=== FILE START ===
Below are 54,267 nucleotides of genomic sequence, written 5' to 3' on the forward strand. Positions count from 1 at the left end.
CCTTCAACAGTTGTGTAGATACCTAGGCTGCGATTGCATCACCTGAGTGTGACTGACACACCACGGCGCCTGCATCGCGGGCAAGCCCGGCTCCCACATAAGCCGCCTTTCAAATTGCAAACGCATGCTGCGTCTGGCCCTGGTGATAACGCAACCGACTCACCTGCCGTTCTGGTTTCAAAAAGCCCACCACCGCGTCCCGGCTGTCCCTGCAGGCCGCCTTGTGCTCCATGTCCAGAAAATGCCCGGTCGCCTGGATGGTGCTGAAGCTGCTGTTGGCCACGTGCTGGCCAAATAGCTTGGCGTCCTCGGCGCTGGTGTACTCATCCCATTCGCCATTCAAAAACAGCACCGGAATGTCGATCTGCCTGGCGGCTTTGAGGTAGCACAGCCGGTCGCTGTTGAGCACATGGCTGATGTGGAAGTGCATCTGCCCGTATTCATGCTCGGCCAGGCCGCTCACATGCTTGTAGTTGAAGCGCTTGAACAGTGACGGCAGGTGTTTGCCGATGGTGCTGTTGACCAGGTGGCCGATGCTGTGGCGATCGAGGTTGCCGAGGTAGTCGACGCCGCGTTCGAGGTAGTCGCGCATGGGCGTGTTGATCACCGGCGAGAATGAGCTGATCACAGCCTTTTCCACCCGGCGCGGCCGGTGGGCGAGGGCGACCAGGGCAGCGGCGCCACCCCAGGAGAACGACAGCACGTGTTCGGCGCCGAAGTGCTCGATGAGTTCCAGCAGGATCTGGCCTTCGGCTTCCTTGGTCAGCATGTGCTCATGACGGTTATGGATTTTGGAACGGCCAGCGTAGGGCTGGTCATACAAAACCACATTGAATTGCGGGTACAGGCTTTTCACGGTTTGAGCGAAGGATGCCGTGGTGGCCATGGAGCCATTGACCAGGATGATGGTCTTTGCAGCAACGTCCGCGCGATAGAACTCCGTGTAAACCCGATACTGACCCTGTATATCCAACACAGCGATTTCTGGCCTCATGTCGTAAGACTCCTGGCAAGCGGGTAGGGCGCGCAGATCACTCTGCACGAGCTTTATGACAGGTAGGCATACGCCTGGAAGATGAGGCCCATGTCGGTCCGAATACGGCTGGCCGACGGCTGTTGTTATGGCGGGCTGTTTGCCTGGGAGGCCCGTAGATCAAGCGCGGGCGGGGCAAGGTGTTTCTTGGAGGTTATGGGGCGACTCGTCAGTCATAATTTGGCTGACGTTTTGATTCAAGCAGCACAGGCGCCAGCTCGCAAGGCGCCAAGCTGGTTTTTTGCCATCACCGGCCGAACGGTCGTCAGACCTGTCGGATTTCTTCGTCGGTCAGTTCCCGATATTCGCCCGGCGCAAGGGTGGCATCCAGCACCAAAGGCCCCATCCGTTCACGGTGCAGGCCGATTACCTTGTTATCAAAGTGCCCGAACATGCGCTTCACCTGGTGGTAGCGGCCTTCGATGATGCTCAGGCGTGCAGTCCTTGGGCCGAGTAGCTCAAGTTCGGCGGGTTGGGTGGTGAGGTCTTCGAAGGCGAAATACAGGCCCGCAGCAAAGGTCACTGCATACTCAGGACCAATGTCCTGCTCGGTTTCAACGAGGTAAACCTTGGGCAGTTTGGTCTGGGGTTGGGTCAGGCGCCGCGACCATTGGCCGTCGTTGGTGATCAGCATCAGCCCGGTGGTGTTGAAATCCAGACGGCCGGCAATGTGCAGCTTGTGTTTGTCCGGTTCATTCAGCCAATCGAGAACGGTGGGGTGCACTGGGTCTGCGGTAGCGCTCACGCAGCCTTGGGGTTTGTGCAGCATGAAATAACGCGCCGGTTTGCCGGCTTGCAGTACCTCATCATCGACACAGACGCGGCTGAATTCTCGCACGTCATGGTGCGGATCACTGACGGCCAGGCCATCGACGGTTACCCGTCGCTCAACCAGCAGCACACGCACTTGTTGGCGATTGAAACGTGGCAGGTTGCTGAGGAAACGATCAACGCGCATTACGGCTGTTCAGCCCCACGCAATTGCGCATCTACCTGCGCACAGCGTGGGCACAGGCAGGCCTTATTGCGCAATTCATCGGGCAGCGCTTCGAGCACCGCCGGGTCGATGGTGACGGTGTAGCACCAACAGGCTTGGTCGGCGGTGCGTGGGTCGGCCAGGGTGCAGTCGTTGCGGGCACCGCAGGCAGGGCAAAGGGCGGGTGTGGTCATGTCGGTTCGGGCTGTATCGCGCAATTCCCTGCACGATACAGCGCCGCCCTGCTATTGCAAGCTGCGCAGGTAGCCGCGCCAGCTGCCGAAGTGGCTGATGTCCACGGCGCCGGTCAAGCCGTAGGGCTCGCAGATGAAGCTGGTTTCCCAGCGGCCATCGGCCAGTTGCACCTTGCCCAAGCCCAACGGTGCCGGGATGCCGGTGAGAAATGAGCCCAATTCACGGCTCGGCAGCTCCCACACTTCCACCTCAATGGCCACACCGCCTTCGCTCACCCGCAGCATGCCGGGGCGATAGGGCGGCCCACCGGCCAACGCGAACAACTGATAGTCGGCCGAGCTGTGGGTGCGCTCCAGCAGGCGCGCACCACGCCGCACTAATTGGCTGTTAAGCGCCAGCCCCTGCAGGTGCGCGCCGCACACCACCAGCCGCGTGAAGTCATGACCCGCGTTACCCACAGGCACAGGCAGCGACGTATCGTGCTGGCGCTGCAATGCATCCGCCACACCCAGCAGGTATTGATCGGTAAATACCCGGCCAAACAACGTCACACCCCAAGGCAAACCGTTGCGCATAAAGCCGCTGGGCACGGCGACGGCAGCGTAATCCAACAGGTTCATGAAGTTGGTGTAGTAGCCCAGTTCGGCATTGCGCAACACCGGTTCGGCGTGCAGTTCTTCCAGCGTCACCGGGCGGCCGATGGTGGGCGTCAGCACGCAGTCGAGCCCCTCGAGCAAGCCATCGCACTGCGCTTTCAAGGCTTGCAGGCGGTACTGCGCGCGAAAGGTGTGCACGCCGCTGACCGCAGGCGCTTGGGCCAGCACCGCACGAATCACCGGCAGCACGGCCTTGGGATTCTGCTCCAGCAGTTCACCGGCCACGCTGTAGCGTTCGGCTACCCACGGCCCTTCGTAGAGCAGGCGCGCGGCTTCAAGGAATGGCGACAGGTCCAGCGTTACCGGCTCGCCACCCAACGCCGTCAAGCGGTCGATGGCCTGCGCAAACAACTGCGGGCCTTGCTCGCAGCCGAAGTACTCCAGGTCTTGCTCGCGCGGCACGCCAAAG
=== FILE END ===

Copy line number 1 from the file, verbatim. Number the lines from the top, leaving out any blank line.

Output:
Below are 54,267 nucleotides of genomic sequence, written 5' to 3' on the forward strand. Positions count from 1 at the left end.